Decline-Driven Necessity

When a society has in fact become too 'thin', family and civil society no longer have the wherewithal to provide the social services, the resources, the discipline or the morale to hold things together. Governments then feel constrained to apply external remedies, which cannot avoid being in varying degrees rigid and blunt, while distorting social relations further and exacerbating the problems.

Decline demands solutions, but the solutions 'thin' society out even further.

But what is the alternative? Lawlessness, greater inequality, and further injustice against the poor and the weak? It becomes a vicious cycle. In order to provide the social services that people are no longer providing for each other taxation has to be increased. That further reduces the resources of those who are trying to implement 'bottom up' solutions.

Recognition that government agencies can't provide as good a service as groups motivated by altruism leads governments to use tax revenue to fund civil associations. But since they are now funding them they feel compelled to insist on accountability for monies spent. This intrudes a layer of bureaucracy into civil associations which are thereby co-opted into a 'thin' modus operandi even while trying to 'thicken' society.

An Opening for Ideological 'Thinness'

The fact of 'thinning' in society has led many to think that the solution is ever more 'thinness'. The potential dangers of a 'thick' society are greatly exaggerated in their minds so that they see intolerance and oppression everywhere, and so they work might and main against any strengthening of family and civil society. They develop a full blown vision of 'social anorexia'.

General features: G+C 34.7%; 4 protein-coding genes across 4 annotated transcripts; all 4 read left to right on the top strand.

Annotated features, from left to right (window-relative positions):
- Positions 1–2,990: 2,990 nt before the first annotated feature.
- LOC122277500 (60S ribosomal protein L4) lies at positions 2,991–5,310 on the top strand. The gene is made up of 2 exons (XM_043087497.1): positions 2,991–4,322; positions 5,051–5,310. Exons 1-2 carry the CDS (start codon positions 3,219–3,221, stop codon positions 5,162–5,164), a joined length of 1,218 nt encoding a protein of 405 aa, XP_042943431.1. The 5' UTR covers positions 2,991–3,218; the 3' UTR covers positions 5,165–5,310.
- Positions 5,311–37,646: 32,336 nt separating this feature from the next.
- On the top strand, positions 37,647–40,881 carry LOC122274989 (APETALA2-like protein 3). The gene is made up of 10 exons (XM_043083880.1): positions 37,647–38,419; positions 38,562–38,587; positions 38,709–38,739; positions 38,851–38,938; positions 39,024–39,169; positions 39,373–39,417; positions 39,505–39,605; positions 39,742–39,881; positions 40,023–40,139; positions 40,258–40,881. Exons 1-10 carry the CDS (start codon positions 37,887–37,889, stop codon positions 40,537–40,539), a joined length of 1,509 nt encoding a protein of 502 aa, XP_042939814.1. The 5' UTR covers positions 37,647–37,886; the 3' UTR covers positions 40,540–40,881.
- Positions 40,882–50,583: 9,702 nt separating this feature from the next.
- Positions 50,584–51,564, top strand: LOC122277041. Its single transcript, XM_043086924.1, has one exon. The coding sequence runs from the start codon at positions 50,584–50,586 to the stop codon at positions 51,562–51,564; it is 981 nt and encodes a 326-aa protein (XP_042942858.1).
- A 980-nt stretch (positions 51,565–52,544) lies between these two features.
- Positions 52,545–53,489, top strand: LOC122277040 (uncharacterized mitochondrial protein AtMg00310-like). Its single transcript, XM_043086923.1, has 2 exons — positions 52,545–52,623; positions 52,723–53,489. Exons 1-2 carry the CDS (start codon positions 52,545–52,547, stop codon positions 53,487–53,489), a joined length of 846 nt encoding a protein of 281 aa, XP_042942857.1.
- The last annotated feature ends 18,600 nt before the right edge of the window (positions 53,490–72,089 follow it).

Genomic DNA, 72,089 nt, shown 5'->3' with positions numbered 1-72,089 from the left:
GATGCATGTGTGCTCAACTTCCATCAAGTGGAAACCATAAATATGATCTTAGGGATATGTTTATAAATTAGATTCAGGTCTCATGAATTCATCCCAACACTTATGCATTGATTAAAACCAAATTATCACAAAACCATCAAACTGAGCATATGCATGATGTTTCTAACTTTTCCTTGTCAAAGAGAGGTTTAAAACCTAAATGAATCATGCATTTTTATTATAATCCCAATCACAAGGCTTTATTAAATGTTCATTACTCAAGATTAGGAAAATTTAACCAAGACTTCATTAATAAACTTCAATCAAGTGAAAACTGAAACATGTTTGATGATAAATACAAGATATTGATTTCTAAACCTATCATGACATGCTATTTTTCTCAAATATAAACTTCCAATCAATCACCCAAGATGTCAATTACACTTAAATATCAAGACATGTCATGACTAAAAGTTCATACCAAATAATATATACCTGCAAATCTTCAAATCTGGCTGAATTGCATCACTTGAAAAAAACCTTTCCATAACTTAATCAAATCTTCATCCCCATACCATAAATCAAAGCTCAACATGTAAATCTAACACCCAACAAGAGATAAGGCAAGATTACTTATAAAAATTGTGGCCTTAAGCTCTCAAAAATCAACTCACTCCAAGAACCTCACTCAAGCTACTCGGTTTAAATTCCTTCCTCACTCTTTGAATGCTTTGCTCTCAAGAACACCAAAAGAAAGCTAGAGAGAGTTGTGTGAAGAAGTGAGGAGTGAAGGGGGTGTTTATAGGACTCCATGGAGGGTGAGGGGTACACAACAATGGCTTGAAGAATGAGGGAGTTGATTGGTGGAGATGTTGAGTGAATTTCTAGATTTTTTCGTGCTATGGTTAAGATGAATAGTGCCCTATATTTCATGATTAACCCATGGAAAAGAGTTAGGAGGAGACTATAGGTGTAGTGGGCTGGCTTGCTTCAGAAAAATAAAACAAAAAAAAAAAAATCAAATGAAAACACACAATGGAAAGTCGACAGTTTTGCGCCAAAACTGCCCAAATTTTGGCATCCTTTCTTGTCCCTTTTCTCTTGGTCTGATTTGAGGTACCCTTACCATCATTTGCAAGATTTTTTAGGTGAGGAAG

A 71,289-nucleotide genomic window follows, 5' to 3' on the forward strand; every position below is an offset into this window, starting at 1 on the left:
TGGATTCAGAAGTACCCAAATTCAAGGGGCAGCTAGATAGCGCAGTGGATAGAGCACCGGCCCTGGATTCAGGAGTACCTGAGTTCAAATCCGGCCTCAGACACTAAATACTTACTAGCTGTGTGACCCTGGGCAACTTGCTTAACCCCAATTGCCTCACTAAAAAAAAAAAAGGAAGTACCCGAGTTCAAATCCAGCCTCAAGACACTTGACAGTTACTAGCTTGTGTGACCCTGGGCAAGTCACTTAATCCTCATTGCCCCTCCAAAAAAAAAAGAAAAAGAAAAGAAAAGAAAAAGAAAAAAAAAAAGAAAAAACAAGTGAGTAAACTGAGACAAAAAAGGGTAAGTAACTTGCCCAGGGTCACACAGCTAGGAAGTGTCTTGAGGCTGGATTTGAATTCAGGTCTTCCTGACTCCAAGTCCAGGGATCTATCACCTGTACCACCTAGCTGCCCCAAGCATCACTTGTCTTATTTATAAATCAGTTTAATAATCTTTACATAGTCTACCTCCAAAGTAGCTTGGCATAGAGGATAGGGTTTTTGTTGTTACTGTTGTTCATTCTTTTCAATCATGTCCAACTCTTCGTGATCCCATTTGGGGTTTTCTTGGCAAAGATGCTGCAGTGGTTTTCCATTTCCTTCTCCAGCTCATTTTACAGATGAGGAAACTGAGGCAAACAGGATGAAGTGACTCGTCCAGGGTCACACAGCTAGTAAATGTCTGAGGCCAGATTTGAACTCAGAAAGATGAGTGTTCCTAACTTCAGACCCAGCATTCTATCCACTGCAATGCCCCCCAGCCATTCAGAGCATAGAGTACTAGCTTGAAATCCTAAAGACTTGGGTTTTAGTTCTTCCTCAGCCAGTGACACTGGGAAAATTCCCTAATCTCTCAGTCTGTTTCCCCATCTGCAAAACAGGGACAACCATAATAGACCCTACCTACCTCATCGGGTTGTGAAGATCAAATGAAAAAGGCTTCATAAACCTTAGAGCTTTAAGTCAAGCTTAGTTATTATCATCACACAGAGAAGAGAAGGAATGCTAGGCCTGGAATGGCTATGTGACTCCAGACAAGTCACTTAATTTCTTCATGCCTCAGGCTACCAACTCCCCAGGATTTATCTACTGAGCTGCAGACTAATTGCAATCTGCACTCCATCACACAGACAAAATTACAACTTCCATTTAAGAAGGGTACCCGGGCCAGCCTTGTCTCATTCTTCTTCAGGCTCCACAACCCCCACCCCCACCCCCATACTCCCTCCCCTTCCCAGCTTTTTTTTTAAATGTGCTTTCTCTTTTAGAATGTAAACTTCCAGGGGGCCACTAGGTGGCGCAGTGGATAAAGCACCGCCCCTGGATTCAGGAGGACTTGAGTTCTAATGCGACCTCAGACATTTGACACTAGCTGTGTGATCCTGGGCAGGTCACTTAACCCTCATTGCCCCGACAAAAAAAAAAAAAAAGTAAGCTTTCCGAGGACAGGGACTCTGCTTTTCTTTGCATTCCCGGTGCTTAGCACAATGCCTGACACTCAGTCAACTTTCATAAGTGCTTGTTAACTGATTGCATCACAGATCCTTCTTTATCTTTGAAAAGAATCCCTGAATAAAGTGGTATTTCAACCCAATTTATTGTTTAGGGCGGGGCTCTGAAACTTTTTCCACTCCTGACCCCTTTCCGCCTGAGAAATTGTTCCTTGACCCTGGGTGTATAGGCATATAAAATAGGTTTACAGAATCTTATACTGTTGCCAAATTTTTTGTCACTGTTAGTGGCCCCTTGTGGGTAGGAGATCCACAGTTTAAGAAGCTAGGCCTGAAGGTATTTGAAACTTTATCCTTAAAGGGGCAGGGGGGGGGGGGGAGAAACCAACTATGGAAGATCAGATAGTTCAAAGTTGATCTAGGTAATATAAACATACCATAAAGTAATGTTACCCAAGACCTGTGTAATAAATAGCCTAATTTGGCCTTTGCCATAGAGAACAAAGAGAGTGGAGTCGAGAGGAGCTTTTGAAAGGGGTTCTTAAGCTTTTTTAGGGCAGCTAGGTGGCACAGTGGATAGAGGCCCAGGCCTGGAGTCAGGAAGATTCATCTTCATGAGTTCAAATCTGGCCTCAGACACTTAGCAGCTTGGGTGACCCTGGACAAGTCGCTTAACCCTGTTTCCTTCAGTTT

No matter how much communal ties are weakened, no matter how thinned out society becomes, they look in the mirror and can only see a society that is 'overweight'.

This ideology is the driver of a social version of self-harming. It elevates 'social self-harm' into its core principle. This blindness prevents the kind of measures needed to restore 'thickness' to society. It systematically undermines even the ideas that would support it. This ideology has two main forms.

#1. The state subsumes everything

In the first, the notion of civil society is essentially abolished, and subsumed into the state. State and society become one, and the power of the state no longer has any effective limits. It is no longer then about justice, or ensuring social services. It is about substituting the state for all other forms of authority, and sees rights as originating in the state, rather than in person, family and community.

#2. The economy subsumes everything

In the second, the notion of civil society is essentially abolished, and subsumed into the economy. Economy and society become one, and the market mechanism is seen as the privileged form of social relation. It is no longer then about freedom, or ensuring people's rights. It is about substituting the economy for all other forms of authority, and sees rights as essentially about rights to property, rather than being about person, family and community.

This is the logical destination of an ever-thinning society. It abandons the principle of balance because it no longer recognises any balancing reality. It no longer recognises society as the principle that balances the state or the economy. Instead of the state/economy as a servant of society it becomes the master. Society is subsumed into and under the state/economy. Balance is irrelevant.

Restoring Balance

Restoring balance is needed first at the intellectual level.

Many otherwise educated people in our society have never heard an alternative social philosophy.

They need to be equipped with the intellectual tools to diagnose what is going on, and to recognise the kinds of solution that are needed.